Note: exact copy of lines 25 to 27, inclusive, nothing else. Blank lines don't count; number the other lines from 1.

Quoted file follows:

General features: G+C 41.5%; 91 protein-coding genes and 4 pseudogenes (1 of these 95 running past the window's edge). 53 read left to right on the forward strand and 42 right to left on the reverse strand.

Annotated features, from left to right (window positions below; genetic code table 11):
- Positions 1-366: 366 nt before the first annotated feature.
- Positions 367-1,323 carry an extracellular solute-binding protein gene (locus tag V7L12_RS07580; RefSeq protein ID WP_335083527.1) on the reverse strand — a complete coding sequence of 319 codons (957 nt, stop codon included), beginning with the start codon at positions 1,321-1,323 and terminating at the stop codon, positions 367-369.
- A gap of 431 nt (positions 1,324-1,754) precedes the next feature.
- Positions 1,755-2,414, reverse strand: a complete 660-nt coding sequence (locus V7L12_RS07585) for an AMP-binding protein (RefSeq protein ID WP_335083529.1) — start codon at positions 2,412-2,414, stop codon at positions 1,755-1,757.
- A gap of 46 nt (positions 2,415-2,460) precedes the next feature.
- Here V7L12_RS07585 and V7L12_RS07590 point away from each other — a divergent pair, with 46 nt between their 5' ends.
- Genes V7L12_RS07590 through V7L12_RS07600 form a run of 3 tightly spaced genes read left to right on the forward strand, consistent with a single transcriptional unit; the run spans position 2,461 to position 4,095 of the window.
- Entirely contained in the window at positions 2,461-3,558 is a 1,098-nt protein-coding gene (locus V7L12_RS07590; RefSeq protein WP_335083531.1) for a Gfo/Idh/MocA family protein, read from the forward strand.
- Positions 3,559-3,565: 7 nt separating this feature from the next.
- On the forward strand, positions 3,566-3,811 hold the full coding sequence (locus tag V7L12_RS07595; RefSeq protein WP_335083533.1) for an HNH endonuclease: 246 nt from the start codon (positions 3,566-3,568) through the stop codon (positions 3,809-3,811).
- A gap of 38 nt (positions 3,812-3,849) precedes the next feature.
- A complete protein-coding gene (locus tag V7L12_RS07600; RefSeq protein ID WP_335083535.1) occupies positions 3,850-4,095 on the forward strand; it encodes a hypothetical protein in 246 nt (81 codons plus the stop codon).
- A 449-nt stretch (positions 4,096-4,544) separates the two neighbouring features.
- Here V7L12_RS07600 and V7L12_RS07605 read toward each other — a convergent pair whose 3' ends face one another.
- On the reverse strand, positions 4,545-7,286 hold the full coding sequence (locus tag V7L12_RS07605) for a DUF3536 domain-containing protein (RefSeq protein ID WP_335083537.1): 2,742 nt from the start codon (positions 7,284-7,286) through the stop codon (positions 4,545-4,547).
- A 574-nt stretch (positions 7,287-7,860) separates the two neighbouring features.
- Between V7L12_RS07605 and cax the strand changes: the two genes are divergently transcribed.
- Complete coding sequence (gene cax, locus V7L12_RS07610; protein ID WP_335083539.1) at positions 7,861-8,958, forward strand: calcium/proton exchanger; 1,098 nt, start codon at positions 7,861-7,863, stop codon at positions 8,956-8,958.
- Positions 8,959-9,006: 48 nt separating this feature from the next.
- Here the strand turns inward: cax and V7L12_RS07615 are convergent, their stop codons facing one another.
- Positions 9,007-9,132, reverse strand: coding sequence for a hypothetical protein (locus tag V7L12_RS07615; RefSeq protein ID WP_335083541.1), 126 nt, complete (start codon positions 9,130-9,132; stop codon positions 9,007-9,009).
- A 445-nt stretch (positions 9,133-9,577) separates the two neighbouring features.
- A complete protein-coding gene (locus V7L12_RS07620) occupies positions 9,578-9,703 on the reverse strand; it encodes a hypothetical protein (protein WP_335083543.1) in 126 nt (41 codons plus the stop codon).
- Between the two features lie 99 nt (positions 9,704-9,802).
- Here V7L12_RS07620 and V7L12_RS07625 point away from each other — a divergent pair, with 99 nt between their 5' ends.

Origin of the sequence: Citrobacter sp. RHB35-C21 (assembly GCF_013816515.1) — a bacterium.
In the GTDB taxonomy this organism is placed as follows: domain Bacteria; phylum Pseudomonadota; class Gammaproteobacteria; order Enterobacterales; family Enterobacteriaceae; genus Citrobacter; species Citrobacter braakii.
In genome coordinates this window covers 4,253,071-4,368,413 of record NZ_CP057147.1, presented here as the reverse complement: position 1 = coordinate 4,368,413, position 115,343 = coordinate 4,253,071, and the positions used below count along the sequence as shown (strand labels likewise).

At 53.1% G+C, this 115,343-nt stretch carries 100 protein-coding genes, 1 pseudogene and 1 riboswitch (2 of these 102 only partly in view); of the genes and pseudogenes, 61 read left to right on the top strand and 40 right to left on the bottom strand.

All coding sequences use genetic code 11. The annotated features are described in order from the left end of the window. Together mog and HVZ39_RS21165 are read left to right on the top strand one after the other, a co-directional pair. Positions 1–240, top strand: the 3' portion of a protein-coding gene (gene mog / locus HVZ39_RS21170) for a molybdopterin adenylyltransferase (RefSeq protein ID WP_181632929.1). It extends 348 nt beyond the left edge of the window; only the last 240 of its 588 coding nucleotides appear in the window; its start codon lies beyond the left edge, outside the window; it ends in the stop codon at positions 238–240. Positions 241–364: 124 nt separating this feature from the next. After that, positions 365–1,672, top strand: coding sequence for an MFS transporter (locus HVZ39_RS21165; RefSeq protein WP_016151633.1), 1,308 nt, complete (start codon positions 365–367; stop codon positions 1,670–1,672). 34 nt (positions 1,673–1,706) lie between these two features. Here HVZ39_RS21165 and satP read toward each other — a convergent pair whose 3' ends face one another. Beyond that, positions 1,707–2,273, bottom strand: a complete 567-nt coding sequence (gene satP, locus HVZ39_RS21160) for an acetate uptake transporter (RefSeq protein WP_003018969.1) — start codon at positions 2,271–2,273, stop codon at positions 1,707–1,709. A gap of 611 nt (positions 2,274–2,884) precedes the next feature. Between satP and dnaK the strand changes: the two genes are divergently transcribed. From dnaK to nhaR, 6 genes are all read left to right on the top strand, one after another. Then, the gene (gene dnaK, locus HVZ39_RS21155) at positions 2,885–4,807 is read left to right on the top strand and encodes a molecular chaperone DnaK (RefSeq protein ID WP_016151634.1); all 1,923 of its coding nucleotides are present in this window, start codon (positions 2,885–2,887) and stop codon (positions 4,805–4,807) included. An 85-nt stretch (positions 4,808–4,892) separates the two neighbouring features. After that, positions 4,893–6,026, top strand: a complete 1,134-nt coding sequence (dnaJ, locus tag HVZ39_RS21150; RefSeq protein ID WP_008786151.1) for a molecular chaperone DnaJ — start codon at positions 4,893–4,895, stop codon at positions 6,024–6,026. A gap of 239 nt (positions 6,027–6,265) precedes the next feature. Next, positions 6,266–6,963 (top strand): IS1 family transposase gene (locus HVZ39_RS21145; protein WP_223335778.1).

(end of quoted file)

- A complete protein-coding gene (locus V7L12_RS07620) occupies positions 9,578-9,703 on the reverse strand; it encodes a hypothetical protein (protein WP_335083543.1) in 126 nt (41 codons plus the stop codon).
- Between the two features lie 99 nt (positions 9,704-9,802).
- Here V7L12_RS07620 and V7L12_RS07625 point away from each other — a divergent pair, with 99 nt between their 5' ends.